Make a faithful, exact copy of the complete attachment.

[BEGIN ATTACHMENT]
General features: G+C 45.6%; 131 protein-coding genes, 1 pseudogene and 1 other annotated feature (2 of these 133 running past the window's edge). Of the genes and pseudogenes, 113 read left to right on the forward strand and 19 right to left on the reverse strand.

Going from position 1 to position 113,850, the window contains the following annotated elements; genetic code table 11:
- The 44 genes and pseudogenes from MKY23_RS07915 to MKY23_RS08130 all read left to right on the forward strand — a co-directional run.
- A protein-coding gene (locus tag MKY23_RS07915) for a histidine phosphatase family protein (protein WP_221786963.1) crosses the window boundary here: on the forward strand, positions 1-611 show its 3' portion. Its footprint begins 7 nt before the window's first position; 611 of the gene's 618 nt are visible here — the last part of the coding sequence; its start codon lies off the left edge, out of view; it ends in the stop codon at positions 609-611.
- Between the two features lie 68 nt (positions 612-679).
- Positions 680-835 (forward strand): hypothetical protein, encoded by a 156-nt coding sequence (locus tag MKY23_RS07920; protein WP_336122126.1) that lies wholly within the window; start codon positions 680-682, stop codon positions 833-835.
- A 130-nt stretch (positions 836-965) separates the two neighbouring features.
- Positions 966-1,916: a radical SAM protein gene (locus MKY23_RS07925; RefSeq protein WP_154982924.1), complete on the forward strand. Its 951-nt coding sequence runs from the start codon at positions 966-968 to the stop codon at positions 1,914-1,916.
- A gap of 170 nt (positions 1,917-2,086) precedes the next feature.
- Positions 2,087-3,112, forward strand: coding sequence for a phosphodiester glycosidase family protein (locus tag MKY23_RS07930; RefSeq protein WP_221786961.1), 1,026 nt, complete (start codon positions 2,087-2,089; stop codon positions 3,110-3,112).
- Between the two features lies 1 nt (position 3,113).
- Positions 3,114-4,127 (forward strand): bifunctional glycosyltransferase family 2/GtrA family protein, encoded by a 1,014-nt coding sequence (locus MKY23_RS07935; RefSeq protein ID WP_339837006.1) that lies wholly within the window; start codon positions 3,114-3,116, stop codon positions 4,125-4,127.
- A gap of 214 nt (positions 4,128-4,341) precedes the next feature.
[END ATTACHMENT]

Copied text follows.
General features: G+C 45.6%; 131 protein-coding genes, 1 pseudogene and 1 other annotated feature (2 of these 133 running past the window's edge). Of the genes and pseudogenes, 113 read left to right on the forward strand and 19 right to left on the reverse strand.

Going from position 1 to position 113,850, the window contains the following annotated elements; genetic code table 11:
- The 44 genes and pseudogenes from MKY23_RS07915 to MKY23_RS08130 all read left to right on the forward strand — a co-directional run.
- A protein-coding gene (locus tag MKY23_RS07915) for a histidine phosphatase family protein (protein WP_221786963.1) crosses the window boundary here: on the forward strand, positions 1-611 show its 3' portion. Its footprint begins 7 nt before the window's first position; 611 of the gene's 618 nt are visible here — the last part of the coding sequence; its start codon lies off the left edge, out of view; it ends in the stop codon at positions 609-611.
- Between the two features lie 68 nt (positions 612-679).
- Positions 680-835 (forward strand): hypothetical protein, encoded by a 156-nt coding sequence (locus tag MKY23_RS07920; protein WP_336122126.1) that lies wholly within the window; start codon positions 680-682, stop codon positions 833-835.
- A 130-nt stretch (positions 836-965) separates the two neighbouring features.
- Positions 966-1,916: a radical SAM protein gene (locus MKY23_RS07925; RefSeq protein WP_154982924.1), complete on the forward strand. Its 951-nt coding sequence runs from the start codon at positions 966-968 to the stop codon at positions 1,914-1,916.
- A gap of 170 nt (positions 1,917-2,086) precedes the next feature.
- Positions 2,087-3,112, forward strand: coding sequence for a phosphodiester glycosidase family protein (locus tag MKY23_RS07930; RefSeq protein WP_221786961.1), 1,026 nt, complete (start codon positions 2,087-2,089; stop codon positions 3,110-3,112).
- Between the two features lies 1 nt (position 3,113).
- Positions 3,114-4,127 (forward strand): bifunctional glycosyltransferase family 2/GtrA family protein, encoded by a 1,014-nt coding sequence (locus MKY23_RS07935; RefSeq protein ID WP_339837006.1) that lies wholly within the window; start codon positions 3,114-3,116, stop codon positions 4,125-4,127.
- A gap of 214 nt (positions 4,128-4,341) precedes the next feature.